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> The question is: why does it make economic sense to refuse a cheap labor force?

Cheap to whom? Cheap to the employer does not mean cheap to society.

Note that we have "cheap" people, they're just in the wrong places.

And yes, I've done farm labor for a couple of seasons. My father worked seasons in different parts of the country.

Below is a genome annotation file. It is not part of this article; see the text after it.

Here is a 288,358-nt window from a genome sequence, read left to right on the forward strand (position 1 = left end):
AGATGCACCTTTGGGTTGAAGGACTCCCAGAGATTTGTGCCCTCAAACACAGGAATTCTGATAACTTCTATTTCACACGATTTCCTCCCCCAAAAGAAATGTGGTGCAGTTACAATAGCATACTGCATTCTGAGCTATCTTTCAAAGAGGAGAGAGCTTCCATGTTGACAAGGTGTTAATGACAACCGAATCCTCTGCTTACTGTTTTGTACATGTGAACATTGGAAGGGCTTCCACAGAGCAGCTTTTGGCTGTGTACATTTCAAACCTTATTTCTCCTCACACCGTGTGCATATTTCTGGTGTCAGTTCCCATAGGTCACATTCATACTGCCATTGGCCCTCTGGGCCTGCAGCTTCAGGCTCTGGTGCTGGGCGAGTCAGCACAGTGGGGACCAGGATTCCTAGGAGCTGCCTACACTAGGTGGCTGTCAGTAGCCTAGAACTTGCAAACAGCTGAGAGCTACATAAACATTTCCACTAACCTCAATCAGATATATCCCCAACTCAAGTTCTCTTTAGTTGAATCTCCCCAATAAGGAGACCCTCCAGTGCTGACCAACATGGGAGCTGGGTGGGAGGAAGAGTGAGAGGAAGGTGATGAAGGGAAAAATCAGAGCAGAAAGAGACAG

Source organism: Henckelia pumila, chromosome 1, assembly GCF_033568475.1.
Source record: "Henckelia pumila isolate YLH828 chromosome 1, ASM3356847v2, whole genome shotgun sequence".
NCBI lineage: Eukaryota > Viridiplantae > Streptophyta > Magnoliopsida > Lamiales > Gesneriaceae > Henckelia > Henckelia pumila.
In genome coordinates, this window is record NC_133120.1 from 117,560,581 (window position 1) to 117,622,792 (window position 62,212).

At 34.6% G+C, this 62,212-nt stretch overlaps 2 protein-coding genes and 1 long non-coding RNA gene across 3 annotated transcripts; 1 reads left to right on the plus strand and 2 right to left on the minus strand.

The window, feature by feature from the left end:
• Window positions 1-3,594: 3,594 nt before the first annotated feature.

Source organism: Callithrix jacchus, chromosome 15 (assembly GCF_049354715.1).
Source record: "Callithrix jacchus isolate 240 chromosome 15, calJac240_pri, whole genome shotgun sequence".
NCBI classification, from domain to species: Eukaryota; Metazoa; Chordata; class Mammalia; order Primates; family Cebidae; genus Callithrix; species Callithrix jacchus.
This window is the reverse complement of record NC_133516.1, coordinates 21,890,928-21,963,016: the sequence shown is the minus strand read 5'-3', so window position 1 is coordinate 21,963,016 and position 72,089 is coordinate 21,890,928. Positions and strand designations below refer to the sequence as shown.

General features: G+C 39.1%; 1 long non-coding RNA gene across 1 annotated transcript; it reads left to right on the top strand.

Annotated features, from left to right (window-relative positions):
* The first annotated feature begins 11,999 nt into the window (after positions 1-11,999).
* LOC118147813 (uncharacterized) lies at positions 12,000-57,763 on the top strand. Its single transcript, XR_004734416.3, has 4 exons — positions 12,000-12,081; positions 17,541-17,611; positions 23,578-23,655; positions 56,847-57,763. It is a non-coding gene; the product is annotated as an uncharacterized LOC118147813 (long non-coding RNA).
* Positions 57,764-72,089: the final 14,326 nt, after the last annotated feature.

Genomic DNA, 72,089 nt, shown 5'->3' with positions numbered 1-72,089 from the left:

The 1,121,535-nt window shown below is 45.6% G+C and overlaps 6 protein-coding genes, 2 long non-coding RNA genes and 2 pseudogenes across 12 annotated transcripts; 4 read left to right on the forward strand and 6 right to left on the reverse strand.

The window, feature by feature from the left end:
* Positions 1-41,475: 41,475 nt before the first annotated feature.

"Cheap to employer does not mean cheap to society" Perhaps, but it's difficult to quantify the overall cost-benefit of a cheap labor force, so I'd stay away from arguing either way without presenting numbers. On the one hand, a cheap labor force leads to cheaper goods/food; on the other hand, a cheap labor force means tax payers have to pay for health benefits, education, etc. Are savings more than the costs? If anyone has numbers that'd be great to know.

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